To conclude this year's Profiles in Analytics - Does Web Governance Drive Analytics, I wanted to leave you with some general takeaways on how to move towards a better Return On Investment on your program...regardless of whether your organization is driven by a solid governance model or not.
So, will Web governance make your digital analytics program run faster, jump higher and make you smarter?
Like any programmer will tell you “it depends.”
The Profiles in Analytics research indicates that enterprise-wide Web governance is generally a good thing. The operational processes, the roles and responsibilities, and the overall standards that come out of governance help get everyone in an organization on board with implementing strategy. This appears to help the institutionalization of digital analytics throughout the organization.
There does appear to be a gap between where enterprise-wide governance ends, and where digital analytics governance begins. Whereas Web governance creates a space for digital analytics to grow, the depth of influence and making real change is only beginning. The dichotomy between the considered priorities of digital analytics teams and the time spent on tasks shows that there are constraints that detract from analytics reaching its full potential as a way for organizations to learn from their experience in the digital channel.
How to clear the constraints?
- Invest in a Web governance process that provides insight on where digital analytics should sit in the organization. The level of influence that digital analytics has within the organization is tied to the office or department in which it resides and the influence of an executive champion in fostering cooperation.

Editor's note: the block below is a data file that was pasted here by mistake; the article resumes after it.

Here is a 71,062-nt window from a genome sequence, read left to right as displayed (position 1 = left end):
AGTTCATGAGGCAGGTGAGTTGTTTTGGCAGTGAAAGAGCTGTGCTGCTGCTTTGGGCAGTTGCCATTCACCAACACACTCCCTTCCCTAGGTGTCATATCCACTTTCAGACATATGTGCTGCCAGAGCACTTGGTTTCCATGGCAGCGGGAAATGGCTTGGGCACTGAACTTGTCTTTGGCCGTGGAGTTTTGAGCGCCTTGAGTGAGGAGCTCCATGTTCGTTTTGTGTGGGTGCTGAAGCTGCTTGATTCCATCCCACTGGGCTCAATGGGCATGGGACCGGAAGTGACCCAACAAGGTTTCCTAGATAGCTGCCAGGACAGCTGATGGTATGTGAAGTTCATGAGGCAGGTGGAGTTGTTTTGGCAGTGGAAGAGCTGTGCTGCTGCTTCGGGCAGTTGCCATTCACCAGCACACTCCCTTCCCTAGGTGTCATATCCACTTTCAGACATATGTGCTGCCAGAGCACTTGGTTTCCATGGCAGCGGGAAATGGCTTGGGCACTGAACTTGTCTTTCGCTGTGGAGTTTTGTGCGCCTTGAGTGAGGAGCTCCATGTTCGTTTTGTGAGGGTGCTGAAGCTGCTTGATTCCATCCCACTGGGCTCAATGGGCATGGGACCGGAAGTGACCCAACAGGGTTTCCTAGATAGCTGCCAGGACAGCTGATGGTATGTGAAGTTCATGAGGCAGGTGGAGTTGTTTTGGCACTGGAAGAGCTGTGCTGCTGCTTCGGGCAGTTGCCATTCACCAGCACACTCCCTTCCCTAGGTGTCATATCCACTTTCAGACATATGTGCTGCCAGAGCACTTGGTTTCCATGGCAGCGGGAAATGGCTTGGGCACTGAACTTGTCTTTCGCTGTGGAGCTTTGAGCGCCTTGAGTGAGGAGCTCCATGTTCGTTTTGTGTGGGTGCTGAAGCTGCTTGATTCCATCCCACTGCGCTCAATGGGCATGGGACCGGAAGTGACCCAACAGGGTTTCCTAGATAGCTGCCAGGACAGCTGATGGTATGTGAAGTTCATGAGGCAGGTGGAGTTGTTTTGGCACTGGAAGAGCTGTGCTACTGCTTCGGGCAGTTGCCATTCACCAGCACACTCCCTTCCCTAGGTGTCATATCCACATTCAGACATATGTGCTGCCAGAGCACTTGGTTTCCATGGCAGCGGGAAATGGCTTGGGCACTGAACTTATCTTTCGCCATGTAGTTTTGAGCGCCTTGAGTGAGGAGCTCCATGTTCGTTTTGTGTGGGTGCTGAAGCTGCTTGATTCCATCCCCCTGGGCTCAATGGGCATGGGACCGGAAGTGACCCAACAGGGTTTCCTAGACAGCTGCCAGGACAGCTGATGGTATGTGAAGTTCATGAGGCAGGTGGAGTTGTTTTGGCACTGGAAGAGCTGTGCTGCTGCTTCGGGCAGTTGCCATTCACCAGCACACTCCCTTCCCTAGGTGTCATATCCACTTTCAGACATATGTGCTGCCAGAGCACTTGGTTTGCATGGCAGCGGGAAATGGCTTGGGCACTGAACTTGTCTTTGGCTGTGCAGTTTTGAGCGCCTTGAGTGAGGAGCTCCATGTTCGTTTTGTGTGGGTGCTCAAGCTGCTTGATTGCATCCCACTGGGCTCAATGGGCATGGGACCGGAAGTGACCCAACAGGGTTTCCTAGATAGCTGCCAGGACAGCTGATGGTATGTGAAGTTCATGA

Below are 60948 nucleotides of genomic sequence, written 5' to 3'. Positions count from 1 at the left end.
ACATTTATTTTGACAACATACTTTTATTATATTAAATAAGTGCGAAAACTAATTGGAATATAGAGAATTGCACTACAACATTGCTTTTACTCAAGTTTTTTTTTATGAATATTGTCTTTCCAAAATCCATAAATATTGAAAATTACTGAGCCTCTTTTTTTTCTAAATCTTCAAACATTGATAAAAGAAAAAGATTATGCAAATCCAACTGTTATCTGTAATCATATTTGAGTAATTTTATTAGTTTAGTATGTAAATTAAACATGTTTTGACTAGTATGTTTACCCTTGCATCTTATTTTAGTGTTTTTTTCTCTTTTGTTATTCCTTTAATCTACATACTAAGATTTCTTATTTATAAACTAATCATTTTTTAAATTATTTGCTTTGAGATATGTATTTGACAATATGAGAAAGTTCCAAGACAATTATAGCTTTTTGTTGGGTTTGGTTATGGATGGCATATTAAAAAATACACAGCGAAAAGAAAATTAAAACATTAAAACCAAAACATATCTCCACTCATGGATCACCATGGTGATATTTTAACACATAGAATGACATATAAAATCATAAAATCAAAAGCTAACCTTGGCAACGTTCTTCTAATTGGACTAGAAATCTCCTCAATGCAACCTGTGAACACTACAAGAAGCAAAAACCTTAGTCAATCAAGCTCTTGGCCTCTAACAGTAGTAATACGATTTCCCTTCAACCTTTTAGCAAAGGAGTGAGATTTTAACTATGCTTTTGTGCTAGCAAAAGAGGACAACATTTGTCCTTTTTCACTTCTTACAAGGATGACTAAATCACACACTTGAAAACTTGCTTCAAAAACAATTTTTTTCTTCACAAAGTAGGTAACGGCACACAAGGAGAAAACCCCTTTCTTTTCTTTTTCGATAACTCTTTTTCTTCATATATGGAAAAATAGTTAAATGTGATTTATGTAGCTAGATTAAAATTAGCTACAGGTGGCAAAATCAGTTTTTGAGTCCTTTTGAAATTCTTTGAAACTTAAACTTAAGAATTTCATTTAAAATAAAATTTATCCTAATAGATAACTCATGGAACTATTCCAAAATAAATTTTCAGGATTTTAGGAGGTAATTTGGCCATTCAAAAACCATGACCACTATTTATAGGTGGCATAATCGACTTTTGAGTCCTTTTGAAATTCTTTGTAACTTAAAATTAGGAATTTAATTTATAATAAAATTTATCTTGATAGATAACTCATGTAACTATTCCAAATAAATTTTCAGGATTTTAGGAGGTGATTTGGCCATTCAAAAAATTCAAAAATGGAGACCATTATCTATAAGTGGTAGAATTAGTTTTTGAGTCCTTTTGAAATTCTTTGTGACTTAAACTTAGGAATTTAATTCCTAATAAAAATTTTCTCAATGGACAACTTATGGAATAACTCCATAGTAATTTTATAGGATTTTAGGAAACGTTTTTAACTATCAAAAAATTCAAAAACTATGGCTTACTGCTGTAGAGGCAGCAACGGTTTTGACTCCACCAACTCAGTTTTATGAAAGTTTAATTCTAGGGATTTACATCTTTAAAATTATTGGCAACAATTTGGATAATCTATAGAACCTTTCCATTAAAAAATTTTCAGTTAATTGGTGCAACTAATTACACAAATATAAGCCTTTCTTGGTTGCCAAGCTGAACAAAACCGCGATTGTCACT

- Conduct an audit of digital analytics operations to understand priorities, roles, responsibilities, tasks and processes. Senior management and digital analytics management need to be on the same page. There needs to be frank and open discussions about constraints and roadblocks that prevent digital analytics in being an effective voice in providing insights throughout the organization.
- Facilitate cooperation between digital analytics team and potential partners within the organization where there are opportunities to complement and leverage resources. Digital analytics programs that succeed depend on a network of resource support beyond the direct team. IT, Procurement, Marketing, Content Management, Business Intelligence, Finance and Operations are among the groups that a Digital Analytics team must interface with and work with to operate effectively. It helps to have these relationships facilitated by senior leadership so it is clear to all that analytics are recognized as a management priority.
This year’s Profiles in Analytics research suggests that it isn’t enough for organizations to pronounce that they are “data driven.” There is a lot more work to do around overall Web governance, development of analytics management expertise, and figuring out the best place in the organization for digital analytics so that it can have real influence.
Interested in continuing the conversation? Email me at firstname.lastname@example.org.